Cheap plasmonics yields full-colour fast switching e-paper

Cheap plasmonics yields full-colour fast switching e-paper

Technology News |
By Julien Happich

Prof. A. Alec Talin and his colleagues presented their findings in the journal Nature Communications with the paper “High-contrast and fast electrochromic switching enabled by plasmonics”, showing a candidate technology for the cheap manufacture of thin full colour displays with resolutions two orders of magnitude higher than today’s high-definition displays, while boasting switching speeds in the range of milliseconds.

Instead of having to lay multiple layers and colour-specific electrochromic polymers sandwiched with dedicated control electrodes, Talin relied on Au and Al metallic nanoslit arrays (serving as the plasmonic structures) conformally coated with two ordinary electrochromic polymers, PANI and PolyProDOT-Me2. The arrays of vertical nanoscale slits (each slit only 60nm deep and 250nm wide with a pitch of 500nm) are perpendicular to the direction of the incoming light. When light hit the aluminium nanoslits, it was converted into surface plasmon polaritons (SPPs), which are electromagnetic waves containing frequencies of the visible spectrum that travel along the dielectric interfaces – here, of aluminium and electrochromic polymer.

Schematic diagram of a plasmonic electrochromic electrode incorporating (a) Au-nanoslit array and (b) reference planar electrochromic electrode. The pitch of the Au-nanoslit array is 500 nm. (c) Chemical structures of PANI in the reduced and oxidized form. SEM images of the fabricated Au-nanoslit electrode (d) before and (e) after deposition of a PANI to a thickness d≈15 nm. (f) Magnified SEM image from e. Scale bars, 300 nm (d,e). Scale bar, 100 nm (f).

The plasmonic structure would turn into a deep black by simply applying a tiny electric current across the top of the slit, cutting off the entering light and the SPPs within milliseconds. When the current was flicked off, light frequencies passed through the slits and instantly turned on the pixel.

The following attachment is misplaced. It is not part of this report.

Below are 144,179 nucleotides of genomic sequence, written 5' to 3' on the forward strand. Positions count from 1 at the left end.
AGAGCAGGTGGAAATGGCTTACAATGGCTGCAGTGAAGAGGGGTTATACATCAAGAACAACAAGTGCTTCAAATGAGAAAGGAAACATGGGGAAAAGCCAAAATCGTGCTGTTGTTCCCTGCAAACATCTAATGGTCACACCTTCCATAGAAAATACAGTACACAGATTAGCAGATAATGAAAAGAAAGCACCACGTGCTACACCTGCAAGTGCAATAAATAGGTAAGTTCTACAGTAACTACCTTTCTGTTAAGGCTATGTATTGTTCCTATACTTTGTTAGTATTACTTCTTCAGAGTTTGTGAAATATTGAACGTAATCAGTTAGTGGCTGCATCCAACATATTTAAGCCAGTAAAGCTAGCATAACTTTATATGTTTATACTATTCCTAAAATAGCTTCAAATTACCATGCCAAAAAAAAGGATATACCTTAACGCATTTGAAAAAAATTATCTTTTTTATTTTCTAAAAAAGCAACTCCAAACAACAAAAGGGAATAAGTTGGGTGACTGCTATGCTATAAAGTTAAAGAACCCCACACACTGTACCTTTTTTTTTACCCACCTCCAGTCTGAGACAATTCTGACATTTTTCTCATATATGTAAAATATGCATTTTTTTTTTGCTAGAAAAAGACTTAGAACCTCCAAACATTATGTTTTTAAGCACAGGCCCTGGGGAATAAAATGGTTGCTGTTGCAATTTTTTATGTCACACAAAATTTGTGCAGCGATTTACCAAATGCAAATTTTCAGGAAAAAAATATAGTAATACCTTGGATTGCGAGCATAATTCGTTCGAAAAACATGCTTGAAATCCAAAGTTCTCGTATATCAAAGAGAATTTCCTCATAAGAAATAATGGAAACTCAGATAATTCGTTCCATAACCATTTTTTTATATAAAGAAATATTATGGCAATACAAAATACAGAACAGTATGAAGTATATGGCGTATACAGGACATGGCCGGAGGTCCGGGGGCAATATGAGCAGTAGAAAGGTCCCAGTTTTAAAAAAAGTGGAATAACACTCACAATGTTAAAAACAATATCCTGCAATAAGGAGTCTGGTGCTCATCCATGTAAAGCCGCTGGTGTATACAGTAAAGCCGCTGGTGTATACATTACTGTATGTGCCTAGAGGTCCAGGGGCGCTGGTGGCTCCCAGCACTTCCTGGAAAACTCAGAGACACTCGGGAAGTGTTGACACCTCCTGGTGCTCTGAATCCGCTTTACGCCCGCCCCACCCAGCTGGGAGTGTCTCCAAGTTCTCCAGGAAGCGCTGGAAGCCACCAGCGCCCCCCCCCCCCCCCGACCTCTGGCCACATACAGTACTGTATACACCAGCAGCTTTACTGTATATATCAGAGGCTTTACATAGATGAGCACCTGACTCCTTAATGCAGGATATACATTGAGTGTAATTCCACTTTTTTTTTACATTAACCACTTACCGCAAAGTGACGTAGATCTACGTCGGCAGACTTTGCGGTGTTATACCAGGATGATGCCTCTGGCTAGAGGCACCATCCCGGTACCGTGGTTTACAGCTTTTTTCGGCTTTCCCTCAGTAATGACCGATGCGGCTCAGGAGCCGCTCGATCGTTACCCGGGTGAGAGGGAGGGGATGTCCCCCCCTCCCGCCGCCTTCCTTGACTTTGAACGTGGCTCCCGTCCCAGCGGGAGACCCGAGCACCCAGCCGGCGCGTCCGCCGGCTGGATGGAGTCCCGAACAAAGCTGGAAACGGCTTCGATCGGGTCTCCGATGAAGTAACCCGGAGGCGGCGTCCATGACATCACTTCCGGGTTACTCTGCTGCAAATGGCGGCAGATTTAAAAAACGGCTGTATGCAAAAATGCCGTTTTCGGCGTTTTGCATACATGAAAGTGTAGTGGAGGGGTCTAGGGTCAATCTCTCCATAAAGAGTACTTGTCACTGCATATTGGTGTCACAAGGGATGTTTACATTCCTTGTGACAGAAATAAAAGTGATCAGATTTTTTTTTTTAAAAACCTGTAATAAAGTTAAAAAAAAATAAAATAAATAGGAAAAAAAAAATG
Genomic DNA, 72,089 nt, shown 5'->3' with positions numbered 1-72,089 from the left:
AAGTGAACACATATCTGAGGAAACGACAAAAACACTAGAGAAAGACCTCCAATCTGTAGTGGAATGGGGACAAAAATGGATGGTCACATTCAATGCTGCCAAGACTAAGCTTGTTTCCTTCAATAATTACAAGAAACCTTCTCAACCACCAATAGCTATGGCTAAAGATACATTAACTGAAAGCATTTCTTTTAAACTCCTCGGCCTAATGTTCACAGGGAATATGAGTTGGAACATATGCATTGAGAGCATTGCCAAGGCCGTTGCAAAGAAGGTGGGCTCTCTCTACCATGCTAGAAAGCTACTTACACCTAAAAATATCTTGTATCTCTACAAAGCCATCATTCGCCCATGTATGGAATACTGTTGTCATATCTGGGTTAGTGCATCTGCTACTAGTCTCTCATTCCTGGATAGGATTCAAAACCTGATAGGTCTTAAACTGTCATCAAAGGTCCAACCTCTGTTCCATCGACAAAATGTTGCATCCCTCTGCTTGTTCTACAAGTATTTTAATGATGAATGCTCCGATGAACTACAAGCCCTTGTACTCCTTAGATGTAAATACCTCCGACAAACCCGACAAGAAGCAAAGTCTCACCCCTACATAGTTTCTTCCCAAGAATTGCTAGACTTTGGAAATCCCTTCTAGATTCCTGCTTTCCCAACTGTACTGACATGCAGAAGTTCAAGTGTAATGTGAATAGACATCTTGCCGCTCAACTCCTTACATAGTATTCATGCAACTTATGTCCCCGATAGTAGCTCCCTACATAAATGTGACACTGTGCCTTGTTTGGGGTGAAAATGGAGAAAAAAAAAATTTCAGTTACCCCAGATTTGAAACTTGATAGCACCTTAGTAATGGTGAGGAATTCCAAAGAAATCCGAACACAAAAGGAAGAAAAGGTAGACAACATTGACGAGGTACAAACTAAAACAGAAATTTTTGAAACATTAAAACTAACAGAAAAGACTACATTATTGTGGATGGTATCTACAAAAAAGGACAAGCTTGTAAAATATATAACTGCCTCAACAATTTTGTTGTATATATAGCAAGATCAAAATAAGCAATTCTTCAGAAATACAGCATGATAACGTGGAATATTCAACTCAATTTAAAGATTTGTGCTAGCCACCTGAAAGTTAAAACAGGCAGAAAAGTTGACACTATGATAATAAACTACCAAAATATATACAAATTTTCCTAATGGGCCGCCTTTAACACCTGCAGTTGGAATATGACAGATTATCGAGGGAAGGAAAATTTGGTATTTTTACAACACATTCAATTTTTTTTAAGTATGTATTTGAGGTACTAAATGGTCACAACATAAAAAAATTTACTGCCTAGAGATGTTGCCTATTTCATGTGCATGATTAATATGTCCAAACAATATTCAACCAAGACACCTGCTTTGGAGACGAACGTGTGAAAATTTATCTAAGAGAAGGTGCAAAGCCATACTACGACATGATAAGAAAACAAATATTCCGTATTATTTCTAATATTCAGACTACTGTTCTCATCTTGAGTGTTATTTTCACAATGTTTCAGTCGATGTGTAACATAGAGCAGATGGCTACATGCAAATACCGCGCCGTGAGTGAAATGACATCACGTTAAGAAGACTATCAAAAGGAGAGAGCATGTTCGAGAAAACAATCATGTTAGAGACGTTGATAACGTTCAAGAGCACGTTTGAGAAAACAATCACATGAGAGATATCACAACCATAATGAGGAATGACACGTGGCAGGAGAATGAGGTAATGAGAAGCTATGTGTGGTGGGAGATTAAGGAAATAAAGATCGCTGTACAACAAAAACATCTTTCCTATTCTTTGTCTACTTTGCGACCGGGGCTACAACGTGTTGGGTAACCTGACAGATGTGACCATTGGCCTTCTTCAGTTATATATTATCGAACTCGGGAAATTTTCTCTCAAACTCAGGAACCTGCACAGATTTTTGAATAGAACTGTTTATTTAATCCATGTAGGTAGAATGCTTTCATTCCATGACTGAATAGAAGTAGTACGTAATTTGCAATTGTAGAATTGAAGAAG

Here, because the pitch of the slits determines the wavelengths of the light being transmitted down through the array, by changing the nanoslit patterns, the researchers were able to demonstrate a whole array of switchable colours using the same electrochromic polymers.

(c,d) Optical transmission spectra of PolyProDOT-Me2-coated Al-nanoslit structures with respective values of slit period P=240, 270, 300, 330, 360 and 390 nm, along with corresponding optical micrographs of device areas imaged in transmission. Transmission spectra and micrographs for (c) ON and (d) OFF states of the polymer are displayed, respectively.

The paper concludes that using such simple plasmonics considerably simplifies the fabrication process and could easily be extended to large areas for mass production, using a flexible substrate through techniques such as roll-to-roll nanoimprint lithography or nanotransfer printing.

For their experiments, the researchers created colour pixels about 10×10μm each, but Talin pointed eeNews Europe to an earlier paper “An Integrated Electrochromic Nanoplasmonic Optical Switch” published in Nano Letters, demonstrating that a single slit device could effective switch light on or off.

“However, in order to use the slits array to define colour, several slits with regular spacing on the order of the optical wavelength are necessary, which would require dimensions of around 1 micron or larger” Talin wrote in an email exchange.

When asked if he is envisaging the commercialization of such high definition colour electrochromic displays, either through IP licensing, or through a spin-off company, Talin answered: “Currently neither myself nor any of my co-authors are actively pursuing commercialization of our plasmonic-electrochromic display concept. However, we would be excited to engage any company interested in pursuing this technology, including IP licensing. Although I have considered several possible commercial names for the plasmonic-electrochromic displays, none have been trademarked at this point”.

Talking about the technological transfer necessary to take these findings from the lab to commercial success, the researcher said: “The principal technological barriers to widespread adoption, in my opinion, include the demonstration of a reflective version which uses ambient light, then the integration of pixel arrays with drivers, replacing the liquid electrolyte we used in our paper with a solid polymer electrolyte or inorganic electrolyte and the use of a roll-to-roll compatible manufacturing method, such as nanoimprint lithography, to fabricate the nanoslit arrays”.

“None of these represent barriers that require new scientific breakthroughs, rather mostly engineering and development” he concluded.


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